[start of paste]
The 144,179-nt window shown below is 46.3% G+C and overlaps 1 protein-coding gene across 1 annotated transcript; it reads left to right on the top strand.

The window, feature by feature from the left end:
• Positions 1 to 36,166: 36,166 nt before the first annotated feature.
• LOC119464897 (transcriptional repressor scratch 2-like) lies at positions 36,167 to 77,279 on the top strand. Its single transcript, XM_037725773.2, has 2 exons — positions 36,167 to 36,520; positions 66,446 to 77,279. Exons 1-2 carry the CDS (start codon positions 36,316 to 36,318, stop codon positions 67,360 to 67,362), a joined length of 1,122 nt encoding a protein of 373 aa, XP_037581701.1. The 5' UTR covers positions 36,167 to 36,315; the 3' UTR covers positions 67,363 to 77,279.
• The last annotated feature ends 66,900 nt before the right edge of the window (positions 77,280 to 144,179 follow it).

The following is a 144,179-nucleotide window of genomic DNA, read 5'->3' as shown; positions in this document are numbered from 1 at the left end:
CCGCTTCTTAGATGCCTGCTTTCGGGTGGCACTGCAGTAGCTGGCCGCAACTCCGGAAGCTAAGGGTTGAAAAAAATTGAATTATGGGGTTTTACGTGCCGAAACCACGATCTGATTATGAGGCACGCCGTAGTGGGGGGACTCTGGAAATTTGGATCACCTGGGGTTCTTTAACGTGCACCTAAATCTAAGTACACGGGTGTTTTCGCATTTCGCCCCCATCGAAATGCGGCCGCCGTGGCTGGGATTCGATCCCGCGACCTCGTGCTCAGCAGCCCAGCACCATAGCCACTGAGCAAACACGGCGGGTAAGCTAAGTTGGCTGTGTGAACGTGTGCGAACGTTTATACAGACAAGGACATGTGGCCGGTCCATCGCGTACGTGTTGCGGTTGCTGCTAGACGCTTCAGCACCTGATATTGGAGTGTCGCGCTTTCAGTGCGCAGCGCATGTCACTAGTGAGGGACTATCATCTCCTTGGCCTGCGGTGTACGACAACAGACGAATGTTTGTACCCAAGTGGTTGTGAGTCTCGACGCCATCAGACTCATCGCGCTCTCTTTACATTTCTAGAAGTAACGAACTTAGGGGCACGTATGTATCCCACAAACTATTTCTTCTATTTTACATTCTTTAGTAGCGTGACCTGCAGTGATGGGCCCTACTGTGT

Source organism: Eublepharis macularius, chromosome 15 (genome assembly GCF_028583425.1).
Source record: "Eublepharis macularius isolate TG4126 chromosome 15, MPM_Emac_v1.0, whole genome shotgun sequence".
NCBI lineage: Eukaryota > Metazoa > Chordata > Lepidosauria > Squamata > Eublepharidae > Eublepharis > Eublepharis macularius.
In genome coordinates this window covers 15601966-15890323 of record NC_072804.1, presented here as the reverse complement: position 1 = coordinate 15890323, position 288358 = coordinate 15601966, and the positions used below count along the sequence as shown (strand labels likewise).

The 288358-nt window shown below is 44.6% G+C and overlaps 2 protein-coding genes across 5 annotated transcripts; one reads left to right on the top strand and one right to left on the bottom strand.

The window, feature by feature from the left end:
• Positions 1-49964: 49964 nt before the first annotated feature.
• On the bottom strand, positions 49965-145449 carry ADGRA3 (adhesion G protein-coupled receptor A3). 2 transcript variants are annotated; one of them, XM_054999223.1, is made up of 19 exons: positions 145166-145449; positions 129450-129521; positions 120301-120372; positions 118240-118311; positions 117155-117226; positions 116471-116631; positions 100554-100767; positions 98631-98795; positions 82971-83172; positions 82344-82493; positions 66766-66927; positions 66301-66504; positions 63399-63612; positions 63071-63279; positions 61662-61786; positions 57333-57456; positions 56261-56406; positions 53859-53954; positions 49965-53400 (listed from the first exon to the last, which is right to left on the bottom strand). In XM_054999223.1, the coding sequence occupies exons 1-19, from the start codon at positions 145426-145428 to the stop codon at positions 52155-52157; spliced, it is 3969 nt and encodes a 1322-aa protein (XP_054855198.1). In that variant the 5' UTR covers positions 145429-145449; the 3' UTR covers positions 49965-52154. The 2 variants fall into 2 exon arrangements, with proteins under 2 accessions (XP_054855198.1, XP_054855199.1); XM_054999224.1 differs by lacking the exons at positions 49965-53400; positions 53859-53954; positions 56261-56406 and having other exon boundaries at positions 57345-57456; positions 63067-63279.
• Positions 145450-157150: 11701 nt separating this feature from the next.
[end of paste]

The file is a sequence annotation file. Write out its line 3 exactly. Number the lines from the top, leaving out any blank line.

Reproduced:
• Positions 1 to 36,166: 36,166 nt before the first annotated feature.